The three of them would occasionally go fishing, and Cielak again saw how much of a competitor Johnston is during one of their first times out on a drift boat.

“Ryggs was new to this type of fly fishing,” Cielak said. “We were throwing leaded lines and bigger streamers trying to catch bigger trout. My son, Jonny, was up in the front and had caught two, and Ryggs was in the back and had none. I said something like, ‘Ryggs want to get up to the front?’ He jumped up to the front so fast. It was like he knew the spot he needed to be in to catch a fish. He couldn’t wait for his turn to get up there. He ended up catching the next fish.”

Cielak said he’ll talk about fishing, among other subjects, with Johnston on the golf course as a way to lighten up the pressure.

The intersection of fishing and golfing came to light on the course when Johnston made an impromptu fishing expedition this past August on the back nine at Cabinet View Golf Club in Libby. While their golfing group waited between holes, Johnston pulled out a collapsible fishing rod from his bag of clubs and cast out a line into a pond with bass.

It's something Johnston said he's done for a few years — releasing the fish he catches — but Cielak said he'd never thought of that possibility until that day.

“I’ve never seen anything like that,” Cielak said. “Now I’ve always thought I should have a fishing rod in my bag, too.”

***

Johnston has much bigger fish to fry than winning state titles.

He committed to Arizona State in October of his sophomore year and has dreams of a career playing on the PGA Tour.

He hasn’t been fazed by his early success or the two titles in five months: “I expected to win. My goal was to win both of them. It’s just a golf tournament.”

And people around Libby haven’t been too surprised, either, Cielak said.

Johnston once threw a no-hitter and made an unassisted triple play in baseball. He placed third and second in two different age groups at the Elks National Hoop Shoot Finals, a free-throwing shooting contest. And the kid who received his first set of clubs when he was 18 months old won the Teen World Championship at 14 years old with the best score in tournament history.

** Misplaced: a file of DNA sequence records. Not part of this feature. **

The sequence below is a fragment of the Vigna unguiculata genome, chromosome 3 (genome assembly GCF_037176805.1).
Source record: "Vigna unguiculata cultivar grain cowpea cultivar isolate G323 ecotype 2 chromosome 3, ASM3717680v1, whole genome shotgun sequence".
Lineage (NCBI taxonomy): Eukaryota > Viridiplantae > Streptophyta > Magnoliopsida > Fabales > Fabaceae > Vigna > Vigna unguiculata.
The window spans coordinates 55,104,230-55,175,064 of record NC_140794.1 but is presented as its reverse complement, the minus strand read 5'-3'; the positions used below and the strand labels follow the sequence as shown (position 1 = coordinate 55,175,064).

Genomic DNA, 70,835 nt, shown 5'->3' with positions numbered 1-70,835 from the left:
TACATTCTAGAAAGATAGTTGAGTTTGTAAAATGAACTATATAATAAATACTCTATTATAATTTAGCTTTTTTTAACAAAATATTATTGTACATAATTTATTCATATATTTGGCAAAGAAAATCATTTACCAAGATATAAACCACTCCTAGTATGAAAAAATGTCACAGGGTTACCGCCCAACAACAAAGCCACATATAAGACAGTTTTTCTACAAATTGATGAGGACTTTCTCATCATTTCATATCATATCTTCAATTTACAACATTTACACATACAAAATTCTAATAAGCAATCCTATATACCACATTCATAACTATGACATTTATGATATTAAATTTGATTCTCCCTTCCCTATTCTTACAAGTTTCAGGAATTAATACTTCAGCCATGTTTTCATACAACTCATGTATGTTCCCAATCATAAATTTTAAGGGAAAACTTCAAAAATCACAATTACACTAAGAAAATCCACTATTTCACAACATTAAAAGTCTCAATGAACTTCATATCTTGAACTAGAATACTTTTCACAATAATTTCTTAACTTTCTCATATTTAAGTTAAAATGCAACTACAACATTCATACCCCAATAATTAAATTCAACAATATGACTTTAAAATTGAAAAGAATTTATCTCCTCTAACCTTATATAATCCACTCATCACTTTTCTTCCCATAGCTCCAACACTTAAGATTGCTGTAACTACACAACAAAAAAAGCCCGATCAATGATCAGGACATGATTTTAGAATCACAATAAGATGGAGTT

All of that was before he even entered high school.

“We’ve always, around Libby, expected Ryggs to be a standout,” Cielak said. “We’ve all been waiting because he was so good when he was young with everything he did: Basketball, baseball, golf, everything. It’s not really a big surprise around Libby.

“His talent is amazing. Just his desire to win, too, is amazing. He’s a great kid. I feel lucky just to be able to be a part of it.”

Right now, Johnston is “definitely looking forward to” Libby’s basketball season after a spring, summer and fall packed with golf.

He said he might play some rounds of golf in the next few weeks depending on the weather and may play on an indoor simulator over the winter.

With no high school golf in the spring this year, he said he plans to play in local U.S. Open qualifiers and other men’s tournaments as he prepares for summer golf with a senior season, college career and PGA Tour dreams on the horizon.

“He knows how hard and how good every other person is out there and how much he needs to work,” Cielak said. “From that sense, he knows how hard the road he’s on is.

“His potential is unlimited. He’s got a great golf coach. His family has been doing all the right stuff for him. … I haven’t seen any sign of Ryggs peaking. Kids will peak at a certain age. Some continue to work hard, and this kid just seems to continue to get better.”